HomeHidden GemsHidden Gems – Midhurt Tifffen Tract Trail

Hidden Gems – Midhurt Tifffen Tract Trail

Hidden Gems – Midhurt Tifffen Tract Trail

Located just north and slightly west of Midhurst, Tiffin Tract is a 1.1 kilometre loop trail that is one of the most serene and solitary tracts I have experienced to date. During my 45 minute hike, I encountered not a solitary soul nor did I hear a sound except for the sound of my footsteps crunching on the snow and the wind howling through the trees. If you are looking for a sense of getting away from it all, this is the place for you.

This trail is suitable for all levels as it can easily be adapted to be as easy or as difficult as you wish. There are opportunities for taking offshoot paths that lead to higher elevations or that offer a chance to do some bushwhacking. The number of trails that branch off from the main loop provide the possibility of extending your hike and exploring slightly different flora and fauna. As this trail is a less frequented one, the likelihood of encountering wildlife is much higher than the busier trails.

This route is perfect for snowshoeing and cross country skiing. I also saw evidence of Nordic pole walking. No motorized vehicles are allowed on this property and so the peace of these surroundings is never interrupted by the roar of a snowmobile. As I was meandering along the trail, I imagined how this would also be the perfect place for a cross country run or horseback ride. It is important to note that this area is subject to seasonal closure for hunting.

As part of the Ganaraska Trail, this trail is marked by white rectangles. To reach the highlight of this tract, follow the orange flagging tape. Matheson Pond was a complete surprise and was spectacular. Fallen snow covered logs created a bridge across the less frozen part of the pond which sported teal coloured water.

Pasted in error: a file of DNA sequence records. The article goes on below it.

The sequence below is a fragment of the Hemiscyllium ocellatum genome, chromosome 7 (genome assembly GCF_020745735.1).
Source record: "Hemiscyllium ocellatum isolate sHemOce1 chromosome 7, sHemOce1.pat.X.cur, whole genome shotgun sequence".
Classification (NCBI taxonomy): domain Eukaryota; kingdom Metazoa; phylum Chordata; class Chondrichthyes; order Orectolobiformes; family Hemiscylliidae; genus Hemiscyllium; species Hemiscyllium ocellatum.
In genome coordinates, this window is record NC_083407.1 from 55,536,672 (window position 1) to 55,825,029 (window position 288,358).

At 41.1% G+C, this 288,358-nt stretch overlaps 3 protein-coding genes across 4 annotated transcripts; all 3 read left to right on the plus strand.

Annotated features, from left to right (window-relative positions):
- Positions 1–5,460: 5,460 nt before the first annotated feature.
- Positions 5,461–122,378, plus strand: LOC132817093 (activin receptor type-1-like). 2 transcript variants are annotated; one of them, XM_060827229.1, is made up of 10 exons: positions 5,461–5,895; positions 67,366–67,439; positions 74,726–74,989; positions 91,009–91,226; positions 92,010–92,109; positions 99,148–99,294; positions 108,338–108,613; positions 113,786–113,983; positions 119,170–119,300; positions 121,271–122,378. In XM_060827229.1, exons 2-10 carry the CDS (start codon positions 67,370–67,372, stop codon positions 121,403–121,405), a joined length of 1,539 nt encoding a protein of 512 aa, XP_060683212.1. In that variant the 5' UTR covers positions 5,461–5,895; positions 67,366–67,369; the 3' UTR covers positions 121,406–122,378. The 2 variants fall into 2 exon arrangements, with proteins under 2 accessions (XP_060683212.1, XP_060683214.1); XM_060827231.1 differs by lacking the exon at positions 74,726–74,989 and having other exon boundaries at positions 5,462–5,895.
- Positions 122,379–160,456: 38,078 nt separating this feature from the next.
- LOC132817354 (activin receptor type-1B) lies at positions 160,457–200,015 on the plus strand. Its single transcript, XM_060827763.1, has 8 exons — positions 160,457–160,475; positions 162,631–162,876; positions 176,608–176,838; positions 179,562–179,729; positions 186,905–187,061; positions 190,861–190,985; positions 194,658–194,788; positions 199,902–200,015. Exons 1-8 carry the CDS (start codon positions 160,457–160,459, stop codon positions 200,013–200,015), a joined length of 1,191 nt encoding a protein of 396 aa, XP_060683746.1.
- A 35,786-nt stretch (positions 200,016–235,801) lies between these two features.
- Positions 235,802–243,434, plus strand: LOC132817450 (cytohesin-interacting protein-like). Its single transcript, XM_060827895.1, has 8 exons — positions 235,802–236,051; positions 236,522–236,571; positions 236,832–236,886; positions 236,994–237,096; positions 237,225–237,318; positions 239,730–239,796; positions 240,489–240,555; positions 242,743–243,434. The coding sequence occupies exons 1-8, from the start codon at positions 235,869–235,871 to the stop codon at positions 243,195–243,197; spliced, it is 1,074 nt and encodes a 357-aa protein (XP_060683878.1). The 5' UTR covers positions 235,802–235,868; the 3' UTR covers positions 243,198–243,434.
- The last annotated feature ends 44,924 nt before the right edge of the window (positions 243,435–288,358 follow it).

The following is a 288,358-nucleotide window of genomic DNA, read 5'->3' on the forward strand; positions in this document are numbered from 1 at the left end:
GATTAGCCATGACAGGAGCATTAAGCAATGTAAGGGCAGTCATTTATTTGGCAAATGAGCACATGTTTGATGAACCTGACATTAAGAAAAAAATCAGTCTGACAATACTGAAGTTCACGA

Bright green algae appeared sporadically which may have accounted for the water’s interesting hue. The section of water, situated more to the north, was a glistening carpet of pure white snow and ice. Encircled by a mixture of snow covered deciduous and evergreen trees, it was like something out of a Narnian novel. Fantastical is an understatement.

The experience that gave me the most pause was encountering a simple wooden bench that overlooked this winter wonderland. As I drew closer, I noticed there was a small plaque located on the back of the bench simply worded:

In memory of Margaret Russel


I hope you enjoy the view as much as she did.

I certainly did and I’m sure you will, too!


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